Capturing Cambridge
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3 Wilton Terrace, 36 Station Road

History of 36 Station Road

1891:

Thomas T Ball, 68, chemical manure manufacturer, born Burwell

Eliza M A Ball, 53, born London

Alice M Ison, 20, cook, born Thriplow

Ellen Wallis, 18, housemaid, born Cambridge

1901:

Frederick Dale, 34, tailor outfitter and wine merchant, born London

Edith K, 32, born Cambridge

Guy F, 2, born Cambridge

Dora Pepper, 18, housemaid, born Melbourn

Ethel M Wick, 19, cook, born Gt Eversden

1911:

William Frederick Shaw Gillson, 60, bank cashier, born Bath

Annie, 57, born St Neots

Audley John, 29, music dealer, born Cambridge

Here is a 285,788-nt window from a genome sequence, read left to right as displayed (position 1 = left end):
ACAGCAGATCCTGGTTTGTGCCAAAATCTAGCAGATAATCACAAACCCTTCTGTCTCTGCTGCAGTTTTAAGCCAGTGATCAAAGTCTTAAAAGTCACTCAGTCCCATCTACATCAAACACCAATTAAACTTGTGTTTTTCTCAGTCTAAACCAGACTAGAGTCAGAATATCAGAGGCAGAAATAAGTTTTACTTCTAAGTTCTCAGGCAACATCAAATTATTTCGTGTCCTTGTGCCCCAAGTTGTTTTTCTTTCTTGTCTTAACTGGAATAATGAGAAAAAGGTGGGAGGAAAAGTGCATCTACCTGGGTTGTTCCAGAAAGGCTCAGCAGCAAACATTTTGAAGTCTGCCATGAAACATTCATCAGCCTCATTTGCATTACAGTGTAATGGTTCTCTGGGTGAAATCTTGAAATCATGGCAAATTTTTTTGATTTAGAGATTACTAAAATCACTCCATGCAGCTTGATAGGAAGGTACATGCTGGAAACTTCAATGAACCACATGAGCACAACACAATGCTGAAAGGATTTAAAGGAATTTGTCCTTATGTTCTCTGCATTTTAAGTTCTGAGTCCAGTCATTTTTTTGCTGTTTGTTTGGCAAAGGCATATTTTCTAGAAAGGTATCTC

Margaret Mary, 21, born Cambridge

Florence Kidman, 18, domestic servant, born St Ives

1913:

William F S Gillson

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Spalding’s 1887 Directory also lists Thomas T[hwaites] Ball (1822 – 1901) living at No. 3 Wilton Terrace. The Ball family originated from Burwell where John Ball was the first producer of superphosphate. He discovered fossils, originally thought to be dinosaur dung, which he named coprolites from the Greek words kopros meaning dung and lithos meaning stone. He ground them into powder in his mill and added sulphuric acid. A biscuit was formed which he
then broke up and spread on his fields. The coprolite industry brought wealth and employment to Cambridgeshire because farm labourers could dig for fossils when the harvest was in. Thomas T. Ball was listed as a Chemical Manure Manufacturer and employer in the 1891 Census entry for 3 Wilton Terrace. He was given the Freedom of the City of London on 4/3/1876.

For more information about the family of T T Ball see this family history link.

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